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Characterization of a Bifunctional Pyranose-Furanose Mutase from Campylobacter jejuni 11168*

  • Myles B. Poulin
    Footnotes
    Affiliations
    Department of Chemistry, University of Alberta, Edmonton, Alberta T6G 2R3, Canada

    Alberta Ingenuity Centre for Carbohydrate Science, University of Alberta, Edmonton, Alberta T6G 2R3, Canada
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  • Harald Nothaft
    Affiliations
    Alberta Ingenuity Centre for Carbohydrate Science, University of Alberta, Edmonton, Alberta T6G 2R3, Canada

    Department of Biological Sciences, University of Alberta, Edmonton, Alberta T6G 2R3, Canada
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  • Isabelle Hug
    Affiliations
    Alberta Ingenuity Centre for Carbohydrate Science, University of Alberta, Edmonton, Alberta T6G 2R3, Canada

    Department of Biological Sciences, University of Alberta, Edmonton, Alberta T6G 2R3, Canada
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  • Mario F. Feldman
    Footnotes
    Affiliations
    Alberta Ingenuity Centre for Carbohydrate Science, University of Alberta, Edmonton, Alberta T6G 2R3, Canada

    Department of Biological Sciences, University of Alberta, Edmonton, Alberta T6G 2R3, Canada
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  • Christine M. Szymanski
    Correspondence
    To whom correspondence may be addressed. Tel.: 780-248-1234; Fax: 780-492-9234;
    Affiliations
    Alberta Ingenuity Centre for Carbohydrate Science, University of Alberta, Edmonton, Alberta T6G 2R3, Canada

    Department of Biological Sciences, University of Alberta, Edmonton, Alberta T6G 2R3, Canada
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  • Todd L. Lowary
    Correspondence
    To whom correspondence may be addressed. Tel.: 780-492-1861; Fax: 780-492-7705;
    Affiliations
    Department of Chemistry, University of Alberta, Edmonton, Alberta T6G 2R3, Canada

    Alberta Ingenuity Centre for Carbohydrate Science, University of Alberta, Edmonton, Alberta T6G 2R3, Canada
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  • Author Footnotes
    * This work was supported in part by the Alberta Ingenuity Centre for Carbohydrate Science and National Sciences and Engineering Research Council of Canada.
    The on-line version of this article (available at http://www.jbc.org) contains supplemental Figs. S1–S2 and Tables S1–S2.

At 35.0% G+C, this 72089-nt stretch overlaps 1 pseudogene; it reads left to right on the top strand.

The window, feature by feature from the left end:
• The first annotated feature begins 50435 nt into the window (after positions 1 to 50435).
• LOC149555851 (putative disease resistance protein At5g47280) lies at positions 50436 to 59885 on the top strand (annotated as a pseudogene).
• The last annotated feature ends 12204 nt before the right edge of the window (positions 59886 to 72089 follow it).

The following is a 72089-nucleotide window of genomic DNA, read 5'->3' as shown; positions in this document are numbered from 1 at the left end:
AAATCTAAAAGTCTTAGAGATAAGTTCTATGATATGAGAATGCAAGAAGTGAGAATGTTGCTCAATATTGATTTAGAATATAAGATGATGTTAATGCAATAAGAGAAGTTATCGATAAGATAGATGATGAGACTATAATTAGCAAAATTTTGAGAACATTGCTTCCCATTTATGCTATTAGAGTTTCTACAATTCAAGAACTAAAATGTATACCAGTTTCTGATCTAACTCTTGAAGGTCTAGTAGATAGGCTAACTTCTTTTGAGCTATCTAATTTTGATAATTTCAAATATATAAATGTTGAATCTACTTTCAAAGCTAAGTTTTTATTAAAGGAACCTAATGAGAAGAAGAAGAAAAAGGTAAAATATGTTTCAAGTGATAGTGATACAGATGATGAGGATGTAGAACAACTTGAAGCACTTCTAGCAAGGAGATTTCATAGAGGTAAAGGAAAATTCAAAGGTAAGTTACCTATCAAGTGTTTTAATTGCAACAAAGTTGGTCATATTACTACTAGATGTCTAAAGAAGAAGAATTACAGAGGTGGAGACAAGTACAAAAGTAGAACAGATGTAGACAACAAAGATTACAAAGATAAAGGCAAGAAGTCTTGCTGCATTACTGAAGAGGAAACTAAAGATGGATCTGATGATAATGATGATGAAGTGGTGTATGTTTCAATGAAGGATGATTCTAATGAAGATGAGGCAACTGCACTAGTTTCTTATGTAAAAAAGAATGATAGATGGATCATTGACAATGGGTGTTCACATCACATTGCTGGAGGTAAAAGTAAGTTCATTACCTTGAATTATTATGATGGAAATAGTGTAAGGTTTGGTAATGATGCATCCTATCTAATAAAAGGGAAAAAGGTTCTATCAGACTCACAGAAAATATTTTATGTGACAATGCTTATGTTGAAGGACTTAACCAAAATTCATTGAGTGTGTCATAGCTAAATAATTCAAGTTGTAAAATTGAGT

1 Recipient of a studentship award from Alberta Ingenuity.
    2 Alberta Heritage Foundation for Medical Research Scholar.
Open AccessPublished:November 03, 2009DOI:https://doi.org/10.1074/jbc.M109.072157
      UDP-galactopyranose mutases (UGM) are the enzymes responsible for the synthesis of UDP-galactofuranose (UDP-Galf) from UDP-galactopyranose (UDP-Galp). The enzyme, encoded by the glf gene, is present in bacteria, parasites, and fungi that express Galf in their glycoconjugates. Recently, a UGM homologue encoded by the cj1439 gene has been identified in Campylobacter jejuni 11168, an organism possessing no Galf-containing glycoconjugates. However, the capsular polysaccharide from this strain contains a 2-acetamido-2-deoxy-d-galactofuranose (GalfNAc) moiety. Using an in vitro high performance liquid chromatography assay and complementation studies, we characterized the activity of this UGM homologue. The enzyme, which we have renamed UDP-N-acetylgalactopyranose mutase (UNGM), has relaxed specificity and can use either UDP-Gal or UDP-GalNAc as a substrate. Complementation studies of mutase knock-outs in C. jejuni 11168 and Escherichia coli W3110, the latter containing Galf residues in its lipopolysaccharide, demonstrated that the enzyme recognizes both UDP-Gal and UDP-GalNAc in vivo. A homology model of UNGM and site-directed mutagenesis led to the identification of two active site amino acid residues involved in the recognition of the UDP-GalNAc substrate. The specificity of UNGM was characterized using a two-substrate co-incubation assay, which demonstrated, surprisingly, that UDP-Gal is a better substrate than UDP-GalNAc.

      Introduction

      In nature, hexose sugars are found predominantly in the thermodynamically favored pyranose ring form; however, hexose sugars in the furanose ring form are found in bacteria, fungi, and parasites (
      • Peltier P.
      • Euzen R.
      • Daniellou R.
      • Nugier-Chauvin C.
      • Ferrières V.